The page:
Biomimicry in 3D Printing
Nature has survived for over 4.5 billion years and has always been able to adapt to all sorts of situations, so why can’t we do the same? Well in fact we can and 3D printing could be a method to do so. More specifically, biomimicry provides a solution to our problems without us even realizing, embodying Albert Einstein’s famous words, “Look deep into nature, and then you will understand everything better.” And it is certainly necessary considering that every day, new environmental problems are appear or worsening, such as climate change, deforestation, the death of a large number of species, the devastation of reefs and more. But what do we mean by biomimicry and what exactly is the role of 3D printing in all this?
What is Biomimicry?
The word biomimicry, also known as biomimetics, consists of bio, which means nature, and mimesis/mimicry, which means imitation. These terms refer to a way of learning from nature and incorporating its structures or solutions into human designs. This has previously been shown before, for example with the Fibonacci number, the golden ratio, or the wings of an airplane, which imitate birds. Even one of the most visited monuments in Spain, the Sagrada Familia, with its columns designed by Gaudí, imitates the structure of forests.
Moreover, there are many other inventions in which nature has been the greatest source of inspiration. Take Velcro for example. It was developed by its Swiss inventor because when he was walking in the countryside with his dog he got the barbs of thistles stuck in his pants and in the fur of the animal. And although at the beginning it was not very popular, NASA later used it in its space travels. Now, with 3D printing, biomimicry is easier than ever thanks to its ability to make complex geometries, making the sky the limit for many new projects.
The Role of 3D Printing in Biomimicry
As mentioned, already biomimicry and 3D printing are increasingly being combined, especially as new materials that are more natural are being developed and new patterns or structures are being introduced into the design of parts. More specifically, it is this ability to mimic nature in which 3D printing has a big role to play. Furthermore, this is applicable in a wide variety of industries such as architecture, consumer goods, and fashion.
One such example is the creation of a 3D printed biomimetic shoe using SLS technology and flexible TPE, a material that offers great comfort and flexibility. This original design, seen below, is reminiscent of roots and life. Another project is the salamander robot that can swim underwater or crawl as if it were a real salamander. It is called Pleurobot and was developed by the Federal Polytechnic School of Lausanne (EPFL) in Switzerland. The robot was created with 3D printed bones and motorized joints that mimic the movements of a salamander.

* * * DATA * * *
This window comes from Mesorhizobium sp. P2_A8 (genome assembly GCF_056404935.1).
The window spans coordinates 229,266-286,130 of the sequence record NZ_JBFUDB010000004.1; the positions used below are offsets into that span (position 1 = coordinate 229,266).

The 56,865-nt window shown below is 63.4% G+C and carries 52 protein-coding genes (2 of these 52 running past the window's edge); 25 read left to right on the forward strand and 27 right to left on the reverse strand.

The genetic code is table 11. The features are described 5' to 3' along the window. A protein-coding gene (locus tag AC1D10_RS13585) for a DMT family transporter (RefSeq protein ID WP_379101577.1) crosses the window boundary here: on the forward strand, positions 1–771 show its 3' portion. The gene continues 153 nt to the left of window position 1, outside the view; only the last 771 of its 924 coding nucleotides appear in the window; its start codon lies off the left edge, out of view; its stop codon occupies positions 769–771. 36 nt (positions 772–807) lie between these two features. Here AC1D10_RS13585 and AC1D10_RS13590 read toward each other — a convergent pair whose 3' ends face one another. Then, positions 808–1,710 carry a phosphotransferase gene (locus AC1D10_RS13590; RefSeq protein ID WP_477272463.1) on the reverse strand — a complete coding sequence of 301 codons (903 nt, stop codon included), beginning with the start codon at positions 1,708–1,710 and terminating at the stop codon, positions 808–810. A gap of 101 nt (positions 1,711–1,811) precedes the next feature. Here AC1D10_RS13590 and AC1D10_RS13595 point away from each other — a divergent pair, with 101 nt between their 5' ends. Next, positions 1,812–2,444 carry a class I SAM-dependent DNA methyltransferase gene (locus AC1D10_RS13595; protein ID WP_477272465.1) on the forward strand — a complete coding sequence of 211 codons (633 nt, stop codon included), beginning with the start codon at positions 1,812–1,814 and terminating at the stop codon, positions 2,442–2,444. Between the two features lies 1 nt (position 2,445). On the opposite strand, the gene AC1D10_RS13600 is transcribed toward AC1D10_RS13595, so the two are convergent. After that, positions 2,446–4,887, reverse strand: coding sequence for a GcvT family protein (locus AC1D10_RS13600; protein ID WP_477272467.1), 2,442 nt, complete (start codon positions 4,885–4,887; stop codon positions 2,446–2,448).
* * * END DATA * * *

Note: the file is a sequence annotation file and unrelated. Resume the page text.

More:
Lattice Structures in 3D Printing
But that is not all. The lattice structure, used a lot in 3D printing, is inspired by nature. You’ve probably seen this shape in many products, it reminds us of a honeycomb structure, and when applied in different projects, it has cushioning properties. For example, the famous sports brand Adidas used it in the 4DFWD shoes, which were 3D printed using Carbon technology and a 40% bio-based 3D printing material. You’ve probably also seen it in projects like a helmet for cyclists or a backpack with shock-absorbing mesh to provide greater comfort for people when carrying loads while hiking. In addition to providing more comfort, this method also uses less material and optimizes the overall weight of an object.
Finally, let’s wrap it up with one last example which is also illustrated on the cover photo. This impressive construction is called the “Tower of Life.” It is located in Senegal and as you can see it imitates a baobab. The tower has an autonomous ecosystem in which it generates more energy than it produces thanks to its exterior structure that creates a microclimate, photovoltaic glass that generates electricity, a cistern in the foundations and a bioreactor capable of transforming organic waste into energy. The best part is that the entire tower is 3D printed with local soil.
Biomimicry is everywhere and 3D printing is a process that allows us to achieve it. If you would like to learn even more, you can find below a video about biomimicry in 3D printing.
What do you think of the role of 3D printing in biomimcry? Let us know in a comment below or on our LinkedIn, Facebook, and Twitter pages! Don’t forget to sign up for our free weekly Newsletter here, the latest 3D printing news straight to your inbox! You can also find all our videos on our YouTube channel.
*Cover Photo Credits: Technological Development Corporation, Biomimetic Architecture: the “Tower of Life” in Senegal.